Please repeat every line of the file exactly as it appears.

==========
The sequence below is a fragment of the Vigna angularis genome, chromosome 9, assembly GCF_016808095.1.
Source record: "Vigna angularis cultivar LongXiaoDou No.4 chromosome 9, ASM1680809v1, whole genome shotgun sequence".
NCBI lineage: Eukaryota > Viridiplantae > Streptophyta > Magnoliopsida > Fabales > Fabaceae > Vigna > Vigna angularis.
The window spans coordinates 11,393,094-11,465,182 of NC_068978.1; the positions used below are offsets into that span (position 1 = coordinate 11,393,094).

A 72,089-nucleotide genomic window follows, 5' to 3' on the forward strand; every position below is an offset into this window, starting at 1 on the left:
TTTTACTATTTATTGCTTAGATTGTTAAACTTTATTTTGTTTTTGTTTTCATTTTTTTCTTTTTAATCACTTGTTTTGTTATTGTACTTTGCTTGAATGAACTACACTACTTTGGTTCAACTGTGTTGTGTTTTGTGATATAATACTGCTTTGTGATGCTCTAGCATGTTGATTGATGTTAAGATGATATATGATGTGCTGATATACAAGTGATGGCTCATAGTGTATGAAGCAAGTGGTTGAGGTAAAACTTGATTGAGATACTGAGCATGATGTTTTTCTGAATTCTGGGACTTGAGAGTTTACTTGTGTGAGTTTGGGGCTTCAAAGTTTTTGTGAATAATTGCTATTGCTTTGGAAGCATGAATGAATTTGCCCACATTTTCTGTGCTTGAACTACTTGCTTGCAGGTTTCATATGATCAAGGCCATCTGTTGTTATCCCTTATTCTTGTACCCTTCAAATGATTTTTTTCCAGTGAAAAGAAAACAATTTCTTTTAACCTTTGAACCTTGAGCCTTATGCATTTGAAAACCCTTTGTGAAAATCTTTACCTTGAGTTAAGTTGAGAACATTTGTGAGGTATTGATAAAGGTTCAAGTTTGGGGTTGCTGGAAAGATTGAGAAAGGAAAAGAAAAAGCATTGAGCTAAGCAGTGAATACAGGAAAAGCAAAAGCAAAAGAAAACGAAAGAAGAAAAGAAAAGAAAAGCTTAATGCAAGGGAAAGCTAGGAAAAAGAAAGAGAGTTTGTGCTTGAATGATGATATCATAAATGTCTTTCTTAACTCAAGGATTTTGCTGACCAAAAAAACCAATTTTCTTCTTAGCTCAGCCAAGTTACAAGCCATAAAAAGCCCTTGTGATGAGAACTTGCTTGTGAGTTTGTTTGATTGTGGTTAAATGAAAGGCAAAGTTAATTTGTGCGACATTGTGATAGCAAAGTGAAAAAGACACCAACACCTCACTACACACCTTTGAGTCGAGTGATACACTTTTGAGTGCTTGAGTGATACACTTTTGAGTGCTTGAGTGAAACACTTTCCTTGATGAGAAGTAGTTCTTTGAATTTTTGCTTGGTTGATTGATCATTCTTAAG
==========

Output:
The sequence below is a fragment of the Vigna angularis genome, chromosome 9, assembly GCF_016808095.1.
Source record: "Vigna angularis cultivar LongXiaoDou No.4 chromosome 9, ASM1680809v1, whole genome shotgun sequence".
NCBI lineage: Eukaryota > Viridiplantae > Streptophyta > Magnoliopsida > Fabales > Fabaceae > Vigna > Vigna angularis.
The window spans coordinates 11,393,094-11,465,182 of NC_068978.1; the positions used below are offsets into that span (position 1 = coordinate 11,393,094).

A 72,089-nucleotide genomic window follows, 5' to 3' on the forward strand; every position below is an offset into this window, starting at 1 on the left:
TTTTACTATTTATTGCTTAGATTGTTAAACTTTATTTTGTTTTTGTTTTCATTTTTTTCTTTTTAATCACTTGTTTTGTTATTGTACTTTGCTTGAATGAACTACACTACTTTGGTTCAACTGTGTTGTGTTTTGTGATATAATACTGCTTTGTGATGCTCTAGCATGTTGATTGATGTTAAGATGATATATGATGTGCTGATATACAAGTGATGGCTCATAGTGTATGAAGCAAGTGGTTGAGGTAAAACTTGATTGAGATACTGAGCATGATGTTTTTCTGAATTCTGGGACTTGAGAGTTTACTTGTGTGAGTTTGGGGCTTCAAAGTTTTTGTGAATAATTGCTATTGCTTTGGAAGCATGAATGAATTTGCCCACATTTTCTGTGCTTGAACTACTTGCTTGCAGGTTTCATATGATCAAGGCCATCTGTTGTTATCCCTTATTCTTGTACCCTTCAAATGATTTTTTTCCAGTGAAAAGAAAACAATTTCTTTTAACCTTTGAACCTTGAGCCTTATGCATTTGAAAACCCTTTGTGAAAATCTTTACCTTGAGTTAAGTTGAGAACATTTGTGAGGTATTGATAAAGGTTCAAGTTTGGGGTTGCTGGAAAGATTGAGAAAGGAAAAGAAAAAGCATTGAGCTAAGCAGTGAATACAGGAAAAGCAAAAGCAAAAGAAAACGAAAGAAGAAAAGAAAAGAAAAGCTTAATGCAAGGGAAAGCTAGGAAAAAGAAAGAGAGTTTGTGCTTGAATGATGATATCATAAATGTCTTTCTTAACTCAAGGATTTTGCTGACCAAAAAAACCAATTTTCTTCTTAGCTCAGCCAAGTTACAAGCCATAAAAAGCCCTTGTGATGAGAACTTGCTTGTGAGTTTGTTTGATTGTGGTTAAATGAAAGGCAAAGTTAATTTGTGCGACATTGTGATAGCAAAGTGAAAAAGACACCAACACCTCACTACACACCTTTGAGTCGAGTGATACACTTTTGAGTGCTTGAGTGATACACTTTTGAGTGCTTGAGTGAAACACTTTCCTTGATGAGAAGTAGTTCTTTGAATTTTTGCTTGGTTGATTGATCATTCTTAAG